Nineteen days ago I wondered in this space why the competitive-in-Utah independent conservative Evan McMullin was only being polled in two of the 11 states in which his name appears on the presidential ballot (Virginia being the other). Some of those polities, after all, are key battlegrounds where Hillary Clinton and the McMullin-damaging Donald Trump are running very close to one another.
Since then, the former CIA agent and Goldman Sachs investment banker has appeared on polls in an additional four states, and there is one inescapable if preliminary conclusion: McMullin is only a meaningful factor in regions where his fellow Mormons live.
In his native state of Utah, for example, McMullin has appeared on 11 polls, averaging 22 percent, including 30 percent over the most recent five since mid-October. FiveThirtyEight gives the previously unknown candidate “an 18 to 25 percent chance of winning the state,” which would be a historical milestone not seen since 1968, leaving open the still-remote possibility that 100 other things could break his way and McMullin would magically end up president. And in the second-largest Mormon state of Idaho (estimated LDS population: 19%), he has racked up a couple of 10 percent poll showings as well, compared to Libertarian Gary Johnson’s 5 percent in those same surveys. But as I wrote here last week, the independent’s Idaho success is largely attributable to local Mormons, of whom one in three back their co-religionist.
The other three states, however, look grim. Minnesota, as mentioned here, featured its first McMullin poll last week, and he received just 1 percent, tied with Green Party nominee Jill Stein, and far behind Gary Johnson’s 6. Then this week, Colorado, which has a bazillion names on the ballot (no really, besides the leading five candidates there’s also Darrell Castle, Gloria Estela La Riva, Rocky De La Fuente, Alyson Kennedy, Laurence Kotlikoff, Frank Atwood, Jim Hedges, Tom Hoefling, Chris Keniston, Kyle Kenley Koptike, Bradford Lyttle, Joseph A. Maldonado, Michael Maturen, Ryan Alan Scott, Rod Silva, Mike Smith, and Emidio Soltysik), had its first McMullinized poll, and it, too, came in at a desultory 1 percent, behind Stein’s 2 percent Johnson’s 7. Colorado, like Johnson’s home state of New Mexico—where McMullin is on the ballot but not yet being polled—is A) adjacent to Utah, and B) home to a 2 percent Mormon population. Any theory of McMullinmentum has to show signs of life in the Rocky Mountain State, and so far there aren’t any.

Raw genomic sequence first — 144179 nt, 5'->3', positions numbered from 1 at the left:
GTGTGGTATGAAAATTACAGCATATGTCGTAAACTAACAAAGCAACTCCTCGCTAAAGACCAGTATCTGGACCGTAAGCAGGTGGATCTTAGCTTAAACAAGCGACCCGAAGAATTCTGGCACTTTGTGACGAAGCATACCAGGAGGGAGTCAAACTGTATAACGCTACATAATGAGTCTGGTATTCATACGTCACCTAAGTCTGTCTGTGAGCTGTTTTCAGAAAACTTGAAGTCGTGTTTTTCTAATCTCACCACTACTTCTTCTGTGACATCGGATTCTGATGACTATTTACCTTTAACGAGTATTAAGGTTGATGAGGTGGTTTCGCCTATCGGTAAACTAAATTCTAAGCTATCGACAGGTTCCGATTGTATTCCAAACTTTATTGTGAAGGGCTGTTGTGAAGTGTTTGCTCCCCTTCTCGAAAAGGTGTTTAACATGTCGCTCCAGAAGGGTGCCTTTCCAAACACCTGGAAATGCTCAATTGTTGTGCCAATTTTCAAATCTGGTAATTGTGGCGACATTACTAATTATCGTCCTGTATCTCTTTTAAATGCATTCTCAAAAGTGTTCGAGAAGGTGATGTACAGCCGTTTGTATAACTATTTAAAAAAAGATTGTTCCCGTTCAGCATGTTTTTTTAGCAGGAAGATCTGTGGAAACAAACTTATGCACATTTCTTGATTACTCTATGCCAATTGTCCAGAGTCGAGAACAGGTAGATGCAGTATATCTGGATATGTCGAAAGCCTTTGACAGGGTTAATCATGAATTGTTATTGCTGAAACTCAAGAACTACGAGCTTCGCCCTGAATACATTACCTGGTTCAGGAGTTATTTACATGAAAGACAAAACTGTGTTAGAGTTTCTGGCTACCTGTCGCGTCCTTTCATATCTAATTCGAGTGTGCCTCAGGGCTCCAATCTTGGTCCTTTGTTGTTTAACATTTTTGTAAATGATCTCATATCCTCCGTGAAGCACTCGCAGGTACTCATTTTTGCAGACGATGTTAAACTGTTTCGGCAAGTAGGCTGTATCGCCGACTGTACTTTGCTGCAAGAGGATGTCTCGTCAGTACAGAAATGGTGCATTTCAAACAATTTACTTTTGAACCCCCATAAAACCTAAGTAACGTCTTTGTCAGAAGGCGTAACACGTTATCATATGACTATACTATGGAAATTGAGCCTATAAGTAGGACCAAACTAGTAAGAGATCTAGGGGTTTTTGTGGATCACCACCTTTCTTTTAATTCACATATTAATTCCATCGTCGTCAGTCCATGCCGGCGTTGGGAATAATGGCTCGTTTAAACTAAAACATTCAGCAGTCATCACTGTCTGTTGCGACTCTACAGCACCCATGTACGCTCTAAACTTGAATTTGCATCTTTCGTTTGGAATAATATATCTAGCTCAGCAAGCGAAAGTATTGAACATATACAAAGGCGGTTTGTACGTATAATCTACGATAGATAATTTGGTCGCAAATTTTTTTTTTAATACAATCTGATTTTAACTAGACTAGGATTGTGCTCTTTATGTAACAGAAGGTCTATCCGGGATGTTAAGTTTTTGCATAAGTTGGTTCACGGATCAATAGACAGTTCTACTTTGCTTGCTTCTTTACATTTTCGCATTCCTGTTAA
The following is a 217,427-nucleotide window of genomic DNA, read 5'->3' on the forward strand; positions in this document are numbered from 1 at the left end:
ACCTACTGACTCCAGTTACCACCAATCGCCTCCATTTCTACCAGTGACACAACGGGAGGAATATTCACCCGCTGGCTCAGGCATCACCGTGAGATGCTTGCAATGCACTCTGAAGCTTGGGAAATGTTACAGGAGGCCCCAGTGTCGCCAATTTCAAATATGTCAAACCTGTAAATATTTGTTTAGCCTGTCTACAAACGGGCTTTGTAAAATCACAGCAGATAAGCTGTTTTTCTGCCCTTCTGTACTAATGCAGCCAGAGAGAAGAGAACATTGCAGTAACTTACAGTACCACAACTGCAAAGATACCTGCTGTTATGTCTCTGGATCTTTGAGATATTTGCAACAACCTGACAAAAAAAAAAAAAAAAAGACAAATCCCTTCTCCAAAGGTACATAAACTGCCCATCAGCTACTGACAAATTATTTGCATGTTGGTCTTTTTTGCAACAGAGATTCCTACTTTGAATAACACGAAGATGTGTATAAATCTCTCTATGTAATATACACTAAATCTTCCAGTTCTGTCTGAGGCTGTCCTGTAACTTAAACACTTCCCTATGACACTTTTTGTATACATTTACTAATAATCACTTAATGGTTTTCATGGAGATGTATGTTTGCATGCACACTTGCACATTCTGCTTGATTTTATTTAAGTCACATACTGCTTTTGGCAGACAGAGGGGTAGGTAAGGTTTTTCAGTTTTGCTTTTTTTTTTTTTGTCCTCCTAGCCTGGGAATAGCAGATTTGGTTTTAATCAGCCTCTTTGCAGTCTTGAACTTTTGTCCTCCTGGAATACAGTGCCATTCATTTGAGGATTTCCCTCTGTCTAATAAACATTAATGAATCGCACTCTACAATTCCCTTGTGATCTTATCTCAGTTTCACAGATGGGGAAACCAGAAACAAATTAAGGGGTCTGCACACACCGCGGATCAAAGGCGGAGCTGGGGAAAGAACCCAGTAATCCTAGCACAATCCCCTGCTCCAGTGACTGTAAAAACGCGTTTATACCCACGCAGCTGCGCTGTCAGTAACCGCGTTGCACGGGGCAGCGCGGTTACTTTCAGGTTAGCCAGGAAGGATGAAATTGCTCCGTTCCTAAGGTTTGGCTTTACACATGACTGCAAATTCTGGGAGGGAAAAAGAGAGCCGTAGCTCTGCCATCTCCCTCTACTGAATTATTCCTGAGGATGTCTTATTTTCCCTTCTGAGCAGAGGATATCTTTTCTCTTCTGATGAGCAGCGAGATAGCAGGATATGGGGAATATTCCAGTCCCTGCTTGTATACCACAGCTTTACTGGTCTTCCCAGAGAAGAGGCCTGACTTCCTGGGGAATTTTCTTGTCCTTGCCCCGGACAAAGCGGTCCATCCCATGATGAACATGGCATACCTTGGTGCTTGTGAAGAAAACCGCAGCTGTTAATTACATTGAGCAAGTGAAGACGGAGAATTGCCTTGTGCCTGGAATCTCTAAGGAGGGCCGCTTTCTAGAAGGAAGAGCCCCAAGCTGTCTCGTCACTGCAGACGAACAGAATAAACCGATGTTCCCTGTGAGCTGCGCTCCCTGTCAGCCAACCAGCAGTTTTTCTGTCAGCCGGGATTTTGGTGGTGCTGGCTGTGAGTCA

Kentucky also came on the board this week, and McMullin’s still stuck at 1 percent there, though at least (from his point of view) he has company in Stein and Johnson, the latter of whom is usually at around 4 in the Bluegrass State. Even in Virginia, which features both a 2 percent Mormon population and a not-insubstantial CIA personnel and a bunch of Beltway types more favorable toward McMullinite manners than the vulgarities of Donald Trump, Bill Kristol’s last, best hope averages just 2 percent in the 8 polls on which he has appeared.
None of this is to say that McMullin can’t influence this race in surprising ways. Iowa is still neck-and-neck, and even a 1 percent showing there could help tip things toward Clinton, give that a preponderance of his support comes from self-identified Republicans and conservatives. McMullin’s success among Mormon populations could prove the largest factor driving Gary Johnson below the significant 5 percent threshold. Even his absence on a ballot, such as his gratuitous stiffarming in Florida, could prove the decisive parliamentary path-clearing for Donald Trump in an always critical state.
But as things currently stand, and in the absence of polling to the contrary, Evan McMullin just does not look positioned to somehow rebuild the shook-up GOP in his decidedly Marco Rubioesque image. He looks like a guy polling well among an interestingly disgruntled, regionally clustered religious minority. That may be enough to win one state, while salving some open wounds among Washington’s suddenly alienated Republican elite, but it leaves the future of the Republican Party just as confused as it ever was.